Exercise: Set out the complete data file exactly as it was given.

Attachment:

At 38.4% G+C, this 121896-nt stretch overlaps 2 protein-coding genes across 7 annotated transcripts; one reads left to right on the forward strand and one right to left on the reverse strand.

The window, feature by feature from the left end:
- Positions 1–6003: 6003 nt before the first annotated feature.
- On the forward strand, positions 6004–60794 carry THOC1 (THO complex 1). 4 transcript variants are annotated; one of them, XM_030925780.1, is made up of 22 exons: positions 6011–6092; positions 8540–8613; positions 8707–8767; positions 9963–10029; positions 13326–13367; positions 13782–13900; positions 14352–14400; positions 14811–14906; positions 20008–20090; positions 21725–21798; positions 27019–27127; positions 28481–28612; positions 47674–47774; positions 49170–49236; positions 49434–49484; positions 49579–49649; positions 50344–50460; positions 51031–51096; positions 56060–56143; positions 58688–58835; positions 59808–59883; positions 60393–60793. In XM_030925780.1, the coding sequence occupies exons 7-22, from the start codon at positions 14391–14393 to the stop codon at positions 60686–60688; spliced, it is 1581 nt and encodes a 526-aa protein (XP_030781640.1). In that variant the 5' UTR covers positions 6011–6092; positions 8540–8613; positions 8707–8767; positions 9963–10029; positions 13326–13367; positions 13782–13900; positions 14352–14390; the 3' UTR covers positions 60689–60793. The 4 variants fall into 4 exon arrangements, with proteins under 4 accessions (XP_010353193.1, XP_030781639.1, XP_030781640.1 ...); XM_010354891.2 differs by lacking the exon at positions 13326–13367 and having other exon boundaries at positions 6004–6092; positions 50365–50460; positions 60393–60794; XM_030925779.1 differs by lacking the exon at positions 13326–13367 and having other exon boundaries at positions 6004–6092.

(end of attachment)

At 38.4% G+C, this 121896-nt stretch overlaps 2 protein-coding genes across 7 annotated transcripts; one reads left to right on the forward strand and one right to left on the reverse strand.

The window, feature by feature from the left end:
- Positions 1–6003: 6003 nt before the first annotated feature.
- On the forward strand, positions 6004–60794 carry THOC1 (THO complex 1). 4 transcript variants are annotated; one of them, XM_030925780.1, is made up of 22 exons: positions 6011–6092; positions 8540–8613; positions 8707–8767; positions 9963–10029; positions 13326–13367; positions 13782–13900; positions 14352–14400; positions 14811–14906; positions 20008–20090; positions 21725–21798; positions 27019–27127; positions 28481–28612; positions 47674–47774; positions 49170–49236; positions 49434–49484; positions 49579–49649; positions 50344–50460; positions 51031–51096; positions 56060–56143; positions 58688–58835; positions 59808–59883; positions 60393–60793. In XM_030925780.1, the coding sequence occupies exons 7-22, from the start codon at positions 14391–14393 to the stop codon at positions 60686–60688; spliced, it is 1581 nt and encodes a 526-aa protein (XP_030781640.1). In that variant the 5' UTR covers positions 6011–6092; positions 8540–8613; positions 8707–8767; positions 9963–10029; positions 13326–13367; positions 13782–13900; positions 14352–14390; the 3' UTR covers positions 60689–60793. The 4 variants fall into 4 exon arrangements, with proteins under 4 accessions (XP_010353193.1, XP_030781639.1, XP_030781640.1 ...); XM_010354891.2 differs by lacking the exon at positions 13326–13367 and having other exon boundaries at positions 6004–6092; positions 50365–50460; positions 60393–60794; XM_030925779.1 differs by lacking the exon at positions 13326–13367 and having other exon boundaries at positions 6004–6092.